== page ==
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Messages - enso

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Yeast and Fermentation / Re: Blowing off too much yeast?
« on: January 20, 2010, 05:39:45 PM »
FWIW, I don't know if blowoff was really the cause of the low attenuation on your beers.  I've had some massive blowoffs and I've never found a correlation between those and attenuation.

Yeah, it was only a guess.  I know there can be many other variables.  Just seeing a huge slurry of yeast in the blow off container  (about a cup or more!) and then seeing very little activity afterward had me wondering...

I generally get the attenuation I expect but...  I keep learning...  I hope!   :D

Yeast and Fermentation / Re: Blowing off too much yeast?
« on: January 20, 2010, 03:25:40 PM »
Alright it just kicked back into action...   ::)

Still might add some yeast simply for insurance purposes due to my previous experience.

Yeast and Fermentation / Re: Blowing off too much yeast?
« on: January 20, 2010, 03:13:13 PM »
What temp did you pitch and ferment at? I don't think you need more yeast. Did you make a starter? It might be a combination of high fermentation temps and overpitching. There is no way all the yeast was blown out.

Give us some more info on recipe, etc.

Right, sorry.  I posted about it elsewhere so I forgot to mention the details here.

It was two beers from one mash.  I collected the wort in one kettle and then split it equally into two pots.  Each had the same grist but had different flavors.  The one that blew was a tangelo (zest) and chocolate flavored one.  The chocolate seemed to be keeping the krauesen down as I have observed in past beers with this ingredient.

I made a starter, approx. 1500 ml though I already had a huge slug of yeast as I had done a starter previously but had to abort brewing.  I would say I had about a cup and a half of slurry (350 ml) that I split between the two carboys.  Again, WLP 530 yeast.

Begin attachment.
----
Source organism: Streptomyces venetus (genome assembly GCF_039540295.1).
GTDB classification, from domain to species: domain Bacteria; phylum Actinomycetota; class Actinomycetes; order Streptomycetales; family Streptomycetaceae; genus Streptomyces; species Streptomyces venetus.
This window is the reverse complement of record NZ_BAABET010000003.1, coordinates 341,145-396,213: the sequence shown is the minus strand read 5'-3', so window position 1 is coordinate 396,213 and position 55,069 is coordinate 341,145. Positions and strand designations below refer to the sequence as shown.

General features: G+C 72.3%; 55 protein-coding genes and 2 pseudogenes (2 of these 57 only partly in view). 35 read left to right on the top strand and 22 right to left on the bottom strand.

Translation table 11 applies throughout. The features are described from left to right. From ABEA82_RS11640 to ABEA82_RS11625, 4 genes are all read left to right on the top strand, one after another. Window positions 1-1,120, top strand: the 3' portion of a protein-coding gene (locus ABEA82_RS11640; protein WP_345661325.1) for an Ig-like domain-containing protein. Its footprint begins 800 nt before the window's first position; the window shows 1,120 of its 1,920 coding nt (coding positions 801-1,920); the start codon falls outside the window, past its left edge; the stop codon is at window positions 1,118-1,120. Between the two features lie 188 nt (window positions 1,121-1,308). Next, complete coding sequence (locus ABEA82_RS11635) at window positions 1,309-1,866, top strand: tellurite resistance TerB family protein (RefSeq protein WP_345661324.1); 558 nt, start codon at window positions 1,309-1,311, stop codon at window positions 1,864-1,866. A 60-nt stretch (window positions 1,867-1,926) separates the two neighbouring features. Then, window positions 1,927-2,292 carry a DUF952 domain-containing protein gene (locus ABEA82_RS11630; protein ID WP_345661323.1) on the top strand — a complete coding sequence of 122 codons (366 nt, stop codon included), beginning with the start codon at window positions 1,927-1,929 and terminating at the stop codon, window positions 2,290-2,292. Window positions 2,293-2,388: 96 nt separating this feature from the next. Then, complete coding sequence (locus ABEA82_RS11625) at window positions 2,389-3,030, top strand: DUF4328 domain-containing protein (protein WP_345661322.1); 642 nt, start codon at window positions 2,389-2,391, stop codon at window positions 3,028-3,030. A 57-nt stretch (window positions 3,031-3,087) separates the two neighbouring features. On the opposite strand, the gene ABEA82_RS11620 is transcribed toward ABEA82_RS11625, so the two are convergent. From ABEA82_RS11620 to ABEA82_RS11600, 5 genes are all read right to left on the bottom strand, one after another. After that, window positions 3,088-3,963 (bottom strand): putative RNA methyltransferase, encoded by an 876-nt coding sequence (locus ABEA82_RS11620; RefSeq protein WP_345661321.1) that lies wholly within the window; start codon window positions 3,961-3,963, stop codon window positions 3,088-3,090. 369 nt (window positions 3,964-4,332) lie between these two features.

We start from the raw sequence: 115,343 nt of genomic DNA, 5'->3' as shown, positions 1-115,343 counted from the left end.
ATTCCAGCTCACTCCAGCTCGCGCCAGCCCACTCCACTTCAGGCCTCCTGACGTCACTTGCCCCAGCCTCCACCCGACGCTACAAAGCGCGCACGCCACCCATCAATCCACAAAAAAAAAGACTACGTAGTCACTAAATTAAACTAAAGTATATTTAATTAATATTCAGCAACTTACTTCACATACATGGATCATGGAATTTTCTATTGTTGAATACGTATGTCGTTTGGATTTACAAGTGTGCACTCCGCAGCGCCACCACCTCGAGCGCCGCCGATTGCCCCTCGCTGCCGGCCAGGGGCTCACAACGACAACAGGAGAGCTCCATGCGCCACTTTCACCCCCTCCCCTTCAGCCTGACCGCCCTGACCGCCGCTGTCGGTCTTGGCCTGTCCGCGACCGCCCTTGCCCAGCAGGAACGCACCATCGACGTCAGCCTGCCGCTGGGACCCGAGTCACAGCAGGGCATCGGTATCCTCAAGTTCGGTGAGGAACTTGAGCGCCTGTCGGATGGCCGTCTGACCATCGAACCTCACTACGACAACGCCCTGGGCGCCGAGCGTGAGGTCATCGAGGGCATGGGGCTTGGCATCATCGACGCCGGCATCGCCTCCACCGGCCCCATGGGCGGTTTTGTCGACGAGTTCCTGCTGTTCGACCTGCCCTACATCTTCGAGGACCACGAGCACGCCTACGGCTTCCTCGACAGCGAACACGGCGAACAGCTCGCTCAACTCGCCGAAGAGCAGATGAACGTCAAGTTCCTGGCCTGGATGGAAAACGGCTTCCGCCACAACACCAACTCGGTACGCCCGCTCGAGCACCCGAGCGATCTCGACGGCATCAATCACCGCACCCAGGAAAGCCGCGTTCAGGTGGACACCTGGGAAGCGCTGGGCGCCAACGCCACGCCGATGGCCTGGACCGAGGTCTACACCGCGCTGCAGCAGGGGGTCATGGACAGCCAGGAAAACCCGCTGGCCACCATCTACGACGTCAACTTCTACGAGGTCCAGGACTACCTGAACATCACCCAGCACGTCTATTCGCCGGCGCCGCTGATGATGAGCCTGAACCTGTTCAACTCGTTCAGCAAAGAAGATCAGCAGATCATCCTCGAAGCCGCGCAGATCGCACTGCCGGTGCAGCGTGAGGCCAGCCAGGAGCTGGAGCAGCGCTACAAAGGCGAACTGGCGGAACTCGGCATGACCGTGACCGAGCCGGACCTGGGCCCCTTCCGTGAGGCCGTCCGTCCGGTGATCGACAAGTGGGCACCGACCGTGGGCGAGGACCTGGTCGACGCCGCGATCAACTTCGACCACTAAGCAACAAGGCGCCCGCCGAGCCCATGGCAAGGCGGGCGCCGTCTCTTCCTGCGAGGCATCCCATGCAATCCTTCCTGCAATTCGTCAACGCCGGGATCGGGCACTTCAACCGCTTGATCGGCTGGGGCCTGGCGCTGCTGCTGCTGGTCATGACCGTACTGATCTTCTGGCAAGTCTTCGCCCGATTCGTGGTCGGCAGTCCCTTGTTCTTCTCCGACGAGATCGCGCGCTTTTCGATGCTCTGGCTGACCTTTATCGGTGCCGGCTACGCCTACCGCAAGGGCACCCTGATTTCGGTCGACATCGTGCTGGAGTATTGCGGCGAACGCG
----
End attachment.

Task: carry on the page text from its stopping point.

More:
I pitched at 66°F for both and was monitoring it and slowly raising the temp.  It is currently at 69/70°F and still letting it climb slowly.

O.G. on the mess (tangelo chocolate) was 1.078 the other was 1.070 (I will be adding additional fermentables to it in the form of pomegranate molasses when it slows down).  The latter is still kicking rather hectically.

Yeast and Fermentation / Blowing off too much yeast?
« on: January 20, 2010, 02:02:11 PM »
I brewed up 2 Belgian dark strongs on Monday.  One I could tell was going to need a blow off fairly quickly.  The other went about 30 hours with no appreciable rise in kraeusen.  I monitored it closely.  It did not seem to be in danger.  Sure enough in a matter of minutes while I was not watching it it blew its top!  I cleaned the mess and put on a blow off then went to bed.  This morning I found an even bigger mess with the blow off tube on the floor and tons of kraeusen, yeast... all over the fermenter and, fortunately, mostly contained in the water bath it was in.

Here is my concern.  It seems to be no longer actively fermenting.  I know activity is still going on but it is nowhere near as fierce as it was.  There was a ton of yeast in the bottom of the water bath when I cleaned it out.  Does the loss of this much yeast effect the fermentation and overall attenuation potential?

The reason I ask is something similar happened to me with a Belgian dark strong last year.  I lost a lot of yeast through blow off and it ended up not attenuating enough.  I suspected the yeast loss but just chalked it up to experience.

I am now making an emergency starter of some more yeast (wlp 530) to add back in and ramping the temp up a bit.

Anyone else experience this?

Yeast and Fermentation / Re: pressure cooker vs. pressure canner?
« on: January 20, 2010, 01:52:42 PM »
I had read about other folks canning in baby food jars for small initial starters so that is where I got the idea.  Yes I used the original lids.  I don't think there is a way to get a new lid.

I tried placing them on loosely, tightly and somewhere in between.  None worked.  Perhaps I did overfill them.  I filled up to the shoulder just below the threads.  Most of the jars ended up having about a centimeter lower than that when they came out.

I sealed them all up, i.e. tightened the lids while still fairly hot.  The cooker had cooled down so that the pressure had dissipated but everything was still quite hot to the touch.  Again, half ended up sealing the others not.